The children of craft store kingpins Charles and Sam Wyly say they shouldn’t suffer for their fathers’ transgressions.
The U.S. Securities & Exchange Commission says they shouldn’t be allowed to spend the proceeds of the brothers’ fraud.
The Wyly brothers used gains from secret, illegal, offshore transactions “as their own personal piggy bank,” the SEC had said ahead of a Wednesday appeals hearing in New York where the family sought to lift a judge-imposed freeze on its assets.
U.S. District Judge Shira Scheindlin’s order against 16 people, including both men’s wives and 10 children, unfairly applies to “any asset that was acquired or commingled with funds received from the Wyly Brothers at any time during the past 10 years,” the family said.
“It was a shotgun approach,” David Kornblau, a lawyer for Wyly family members, said at the hearing.
Kornblau argued that if the Wyly brothers gave money to their children decades ago, they shouldn’t have to return it now.
“It depends on the gift,” said Judge Rosemary Pooler, one of three hearing the case. “If it’s a bottle of perfume, perhaps you’re right, but if you’re gifted $23 million, perhaps you’re wrong.”
The appeals panel, which also included judges Jose Cabranes and Christopher Droney, didn’t immediately rule.
$300 Million Penalty
The SEC won the freeze on the family assets as it seeks to collect a $300 million penalty levied on the Wyly brothers, following a trial in which a federal jury found they perpetrated an offshore stock-trading fraud for 13 years.
The SEC said the fraud yielded them $550 million in illegal profits.
Each of the Wyly relatives is allowed $15,000 a month for living expenses and items such as education, taxes and legal fees, under the freeze order.
After the verdict, Scheindlin ordered Sam Wyly and the estate of Charles, who was killed in a 2011 auto accident, to return $299.4 million, one of the largest such penalties against individual defendants. Sam Wyly then filed for bankruptcy, followed by Caroline Wyly, Charles’s widow.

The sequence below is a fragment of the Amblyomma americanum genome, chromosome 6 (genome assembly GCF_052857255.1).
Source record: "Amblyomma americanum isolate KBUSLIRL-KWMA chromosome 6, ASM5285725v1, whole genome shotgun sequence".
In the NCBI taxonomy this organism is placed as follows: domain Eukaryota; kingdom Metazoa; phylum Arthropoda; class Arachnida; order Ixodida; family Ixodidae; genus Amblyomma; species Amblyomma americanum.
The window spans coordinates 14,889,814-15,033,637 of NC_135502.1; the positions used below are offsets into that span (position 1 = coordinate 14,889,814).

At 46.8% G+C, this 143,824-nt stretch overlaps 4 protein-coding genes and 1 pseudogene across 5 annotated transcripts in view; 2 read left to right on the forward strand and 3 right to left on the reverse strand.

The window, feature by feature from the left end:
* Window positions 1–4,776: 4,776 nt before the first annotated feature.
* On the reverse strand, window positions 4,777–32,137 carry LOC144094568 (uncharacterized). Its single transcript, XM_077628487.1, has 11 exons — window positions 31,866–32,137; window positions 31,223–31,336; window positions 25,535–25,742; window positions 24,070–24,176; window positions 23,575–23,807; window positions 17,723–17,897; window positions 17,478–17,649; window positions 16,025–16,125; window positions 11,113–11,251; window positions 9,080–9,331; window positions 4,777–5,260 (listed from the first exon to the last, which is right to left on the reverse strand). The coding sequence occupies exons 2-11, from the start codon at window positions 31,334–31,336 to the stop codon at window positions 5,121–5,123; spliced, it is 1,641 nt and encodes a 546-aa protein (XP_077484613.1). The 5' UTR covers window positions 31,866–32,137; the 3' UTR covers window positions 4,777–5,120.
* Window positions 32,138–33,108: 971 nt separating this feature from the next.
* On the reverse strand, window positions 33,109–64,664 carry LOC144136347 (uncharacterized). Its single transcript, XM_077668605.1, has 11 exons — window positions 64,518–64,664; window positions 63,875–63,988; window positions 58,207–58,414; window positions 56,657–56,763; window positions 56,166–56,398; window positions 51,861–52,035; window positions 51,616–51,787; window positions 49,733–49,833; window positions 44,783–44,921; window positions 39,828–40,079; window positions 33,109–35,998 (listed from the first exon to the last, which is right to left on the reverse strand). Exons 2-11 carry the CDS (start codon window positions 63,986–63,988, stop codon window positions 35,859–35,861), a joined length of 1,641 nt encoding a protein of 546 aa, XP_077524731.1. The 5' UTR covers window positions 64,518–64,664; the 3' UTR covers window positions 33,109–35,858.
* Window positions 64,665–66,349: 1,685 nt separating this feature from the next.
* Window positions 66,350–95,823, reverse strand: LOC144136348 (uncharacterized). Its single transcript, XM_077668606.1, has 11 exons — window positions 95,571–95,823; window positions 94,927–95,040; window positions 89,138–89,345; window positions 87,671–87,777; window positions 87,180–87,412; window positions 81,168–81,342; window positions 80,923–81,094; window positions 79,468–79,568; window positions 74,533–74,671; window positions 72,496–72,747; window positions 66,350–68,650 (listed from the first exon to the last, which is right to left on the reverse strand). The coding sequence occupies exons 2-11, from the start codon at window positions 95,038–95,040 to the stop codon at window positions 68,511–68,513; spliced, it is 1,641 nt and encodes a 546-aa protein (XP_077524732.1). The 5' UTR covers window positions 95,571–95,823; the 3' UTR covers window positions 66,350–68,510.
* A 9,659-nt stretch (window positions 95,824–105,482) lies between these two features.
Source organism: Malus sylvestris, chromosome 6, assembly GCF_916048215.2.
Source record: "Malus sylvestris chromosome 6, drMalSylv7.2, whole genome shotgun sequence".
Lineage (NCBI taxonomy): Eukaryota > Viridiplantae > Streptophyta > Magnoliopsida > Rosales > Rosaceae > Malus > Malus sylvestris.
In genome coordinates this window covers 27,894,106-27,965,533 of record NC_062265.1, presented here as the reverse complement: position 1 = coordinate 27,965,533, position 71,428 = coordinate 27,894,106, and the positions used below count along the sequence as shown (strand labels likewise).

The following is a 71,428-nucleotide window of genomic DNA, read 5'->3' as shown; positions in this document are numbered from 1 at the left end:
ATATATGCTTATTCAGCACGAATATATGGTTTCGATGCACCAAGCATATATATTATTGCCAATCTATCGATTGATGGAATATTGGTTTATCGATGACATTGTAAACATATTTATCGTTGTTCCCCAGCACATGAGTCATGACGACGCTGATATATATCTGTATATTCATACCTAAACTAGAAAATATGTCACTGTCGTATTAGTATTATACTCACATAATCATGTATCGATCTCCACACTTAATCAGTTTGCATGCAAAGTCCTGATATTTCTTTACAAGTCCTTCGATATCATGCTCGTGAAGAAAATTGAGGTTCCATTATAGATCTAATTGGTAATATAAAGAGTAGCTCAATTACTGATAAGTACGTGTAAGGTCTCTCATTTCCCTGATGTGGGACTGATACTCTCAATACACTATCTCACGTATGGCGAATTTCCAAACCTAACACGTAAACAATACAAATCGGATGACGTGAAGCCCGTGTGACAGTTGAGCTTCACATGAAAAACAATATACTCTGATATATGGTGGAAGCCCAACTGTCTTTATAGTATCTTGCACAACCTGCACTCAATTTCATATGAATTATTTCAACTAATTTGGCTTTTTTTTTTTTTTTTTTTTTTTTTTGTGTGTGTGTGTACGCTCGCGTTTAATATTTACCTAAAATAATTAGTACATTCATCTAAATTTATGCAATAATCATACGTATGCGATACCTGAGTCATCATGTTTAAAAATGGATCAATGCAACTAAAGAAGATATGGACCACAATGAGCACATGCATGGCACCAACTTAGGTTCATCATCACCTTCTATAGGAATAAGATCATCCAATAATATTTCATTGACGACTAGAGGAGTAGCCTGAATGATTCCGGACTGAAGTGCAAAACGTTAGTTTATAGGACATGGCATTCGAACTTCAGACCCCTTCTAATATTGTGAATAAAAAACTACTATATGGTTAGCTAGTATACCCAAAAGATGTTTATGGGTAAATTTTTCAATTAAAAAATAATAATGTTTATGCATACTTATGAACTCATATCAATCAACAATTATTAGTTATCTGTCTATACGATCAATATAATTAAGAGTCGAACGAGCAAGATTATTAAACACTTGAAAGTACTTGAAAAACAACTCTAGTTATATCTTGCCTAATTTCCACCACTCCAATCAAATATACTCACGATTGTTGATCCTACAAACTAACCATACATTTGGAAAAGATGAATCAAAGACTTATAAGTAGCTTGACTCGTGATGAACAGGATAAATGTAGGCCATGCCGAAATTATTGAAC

The SEC sought the freeze, saying members of the Wyly family spent an illegally acquired fortune on private aircraft, clothing, cars, artwork, jewelry and a horse farm. With regulators arguing they might deplete resources needed to pay the fine, the judge extended the asset freeze in October.
“Judge Scheindlin said there needs to be a freeze to prevent the dissipation of assets by third parties,” Daniel Staroselsky, an SEC lawyer, told the appeals panel.
“The district court’s finding wasn’t a shotgun,” he said. “There was an afternoon of testimony about how the family benefited.”
Evidence of recent transfers cited by Scheindlin included one trust’s $27 million distribution to Charles Wyly’s children and the use of $10 million to establish a family trust in the Cook Islands.
Wyly family spreadsheets showed it had net assets of $1.4 billion in 2004, according to the SEC.
The SEC had said Wyly’s children live in customized homes on a Colorado ranch without paying for maintenance, utilities, snow removal, cleaning or Internet.
The ranch, located high in the Rocky Mountains about 10 miles (16 kilometers) from Aspen, includes six new homes, various historic structures, a barn and other outbuildings, according to Wyly.
Staroselsky told the appeals court Wednesday that Scheindlin found that Wyly family members were spending $50 million a year in assets.
“The family benefited, this is clear,” he said, and quoted Scheindlin as saying of Wyly family members benefiting from the offshore trusts established by the brothers, telling Wyly lawyers, “C’mon, I had a whole trial about this.”
The bankruptcy case is In re Samuel E. Wyly, 14-bk-35043, U.S. Bankruptcy Court, Northern District of Texas (Dallas). The SEC lawsuit is SEC v. Wyly, 10-cv-05760, U.S. District Court, Southern District of New York (Manhattan).